In the past four years there have been 768 reported racist incidents in Plymouth schools, according to new figures.
The city’s 67 primary schools, accounted for 342 incidents – which can range from name-calling to physical abuse. Sixteen secondary schools reported 241 incidents between them.
Eight special schools recorded 208 cases, according to a detailed analysis.
Among secondary schools, only Devonport High School for Girls recorded no incidents in the four years.
Stoke Damerel Community College had a poorer record with 22 cases in 2010/11 alone.
Mount Tamar special school, which has just 91 pupils aged from five to 16, had 67 cases in the same year.
A Plymouth City Council spokeswoman said that high numbers did not necessarily imply high levels of racism.
“Schools report racist incidents to our education, learning and family support department so that we can target appropriate support to pupils and teachers,” she said.
“Schools that are rigorous in addressing and reporting these incidents are not necessarily schools in which there is the highest proportion of racism, but rather, they are schools with increasing levels of diversity, committed to tackling negative attitudes and inequalities.
“We encourage our schools to be proactive in reporting racist incidents so we can actively work to educate our young people in developing positive attitudes.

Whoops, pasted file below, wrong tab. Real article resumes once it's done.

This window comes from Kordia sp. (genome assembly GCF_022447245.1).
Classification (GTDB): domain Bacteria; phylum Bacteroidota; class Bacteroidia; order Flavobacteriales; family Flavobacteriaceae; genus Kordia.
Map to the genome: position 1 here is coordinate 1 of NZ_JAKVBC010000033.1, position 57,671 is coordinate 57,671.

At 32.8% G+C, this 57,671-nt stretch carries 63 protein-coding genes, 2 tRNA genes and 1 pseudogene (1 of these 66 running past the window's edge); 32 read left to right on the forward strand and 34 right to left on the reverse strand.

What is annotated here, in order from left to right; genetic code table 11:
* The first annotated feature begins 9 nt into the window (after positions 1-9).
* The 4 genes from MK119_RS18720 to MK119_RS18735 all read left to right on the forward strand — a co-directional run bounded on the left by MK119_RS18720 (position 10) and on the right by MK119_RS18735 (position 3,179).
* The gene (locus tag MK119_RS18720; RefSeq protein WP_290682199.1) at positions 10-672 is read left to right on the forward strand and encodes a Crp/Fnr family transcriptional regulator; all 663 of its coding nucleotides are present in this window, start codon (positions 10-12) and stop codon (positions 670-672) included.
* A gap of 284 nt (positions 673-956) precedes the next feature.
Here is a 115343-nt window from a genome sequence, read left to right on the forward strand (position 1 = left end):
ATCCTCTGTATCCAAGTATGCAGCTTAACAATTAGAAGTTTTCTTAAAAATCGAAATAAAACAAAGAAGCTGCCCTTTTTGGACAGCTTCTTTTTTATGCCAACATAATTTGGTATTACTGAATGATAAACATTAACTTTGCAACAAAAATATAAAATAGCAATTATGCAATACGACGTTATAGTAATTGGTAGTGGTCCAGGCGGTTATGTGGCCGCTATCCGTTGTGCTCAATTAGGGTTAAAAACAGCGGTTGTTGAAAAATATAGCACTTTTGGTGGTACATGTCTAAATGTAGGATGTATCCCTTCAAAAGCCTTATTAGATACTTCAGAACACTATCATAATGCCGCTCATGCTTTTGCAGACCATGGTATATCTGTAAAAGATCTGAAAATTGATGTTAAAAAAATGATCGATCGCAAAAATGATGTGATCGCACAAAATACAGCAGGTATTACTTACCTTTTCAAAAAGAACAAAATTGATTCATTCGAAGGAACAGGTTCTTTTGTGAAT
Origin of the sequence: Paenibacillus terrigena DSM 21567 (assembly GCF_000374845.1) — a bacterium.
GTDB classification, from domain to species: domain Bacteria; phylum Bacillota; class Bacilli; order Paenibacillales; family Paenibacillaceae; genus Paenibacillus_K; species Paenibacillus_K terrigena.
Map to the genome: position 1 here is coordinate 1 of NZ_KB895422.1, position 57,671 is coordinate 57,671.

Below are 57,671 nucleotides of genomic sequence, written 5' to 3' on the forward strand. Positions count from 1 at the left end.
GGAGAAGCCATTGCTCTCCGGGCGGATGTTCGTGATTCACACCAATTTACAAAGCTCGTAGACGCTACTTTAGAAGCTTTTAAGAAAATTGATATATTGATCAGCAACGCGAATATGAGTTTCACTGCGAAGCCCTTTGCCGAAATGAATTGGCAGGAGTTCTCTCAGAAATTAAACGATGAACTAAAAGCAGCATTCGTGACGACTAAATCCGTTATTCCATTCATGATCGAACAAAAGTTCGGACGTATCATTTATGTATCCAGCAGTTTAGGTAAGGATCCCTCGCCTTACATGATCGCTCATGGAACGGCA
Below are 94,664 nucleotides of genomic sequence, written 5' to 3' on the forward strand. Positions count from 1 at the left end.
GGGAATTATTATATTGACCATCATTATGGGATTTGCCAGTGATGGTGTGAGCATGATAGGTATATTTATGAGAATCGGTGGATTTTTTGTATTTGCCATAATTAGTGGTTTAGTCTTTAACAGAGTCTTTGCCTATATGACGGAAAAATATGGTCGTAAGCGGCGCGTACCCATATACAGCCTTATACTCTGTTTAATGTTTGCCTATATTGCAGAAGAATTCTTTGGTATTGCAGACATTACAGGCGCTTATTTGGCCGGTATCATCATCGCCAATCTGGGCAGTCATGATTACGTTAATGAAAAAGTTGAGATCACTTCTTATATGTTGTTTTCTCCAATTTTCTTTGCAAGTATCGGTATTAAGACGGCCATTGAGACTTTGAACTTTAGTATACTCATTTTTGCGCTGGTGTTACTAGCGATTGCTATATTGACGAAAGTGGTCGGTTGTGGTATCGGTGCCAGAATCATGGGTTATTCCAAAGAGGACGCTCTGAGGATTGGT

“The council reports this information to the Plymouth Safeguarding Children Board, which is used as evidence in our multi-agency work aimed at keeping young people safe.”
According to figures obtained by the BBC there were nearly 88,000 racist incidents were recorded in Britain’s schools between 2007 and 2011.
Data from 90 areas shows 87,915 cases of racist bullying, which can include name calling and physical abuse.
Birmingham recorded the highest number at 5,752, followed by Leeds with 4,690. Carmarthenshire had the lowest number with just five cases.
A racist incident is defined as any situation perceived to be racist by the victim or any other person.
The Department for Education said racism needed to be “rooted out”.
After the murder of London teenager Stephen Lawrence, the previous Government ordered schools in England and Wales to monitor and report all incidents of racist abuse to their local authority.
However, the coalition Government has changed that guidance and schools now have no duty to record and report the data.
Sarah Soyei of the anti-racism educational charity Show Racism the Red Card said: “Unfortunately, the numbers of recorded racist incidents are just the tip of the iceberg.
“Often teachers may not be aware of racism in their classrooms because victims are scared of reporting them out of fear of making the situation worse.”
Christine Blower, general secretary of the National Union of Teachers, said: “These numbers are disappointingly high.”
The Department for Education defended the change in its guidance for schools. “It is teachers and parents – not central government – that know what is happening in their schools, and they are best placed to deal with racist behaviour when it happens,” a spokesperson said.
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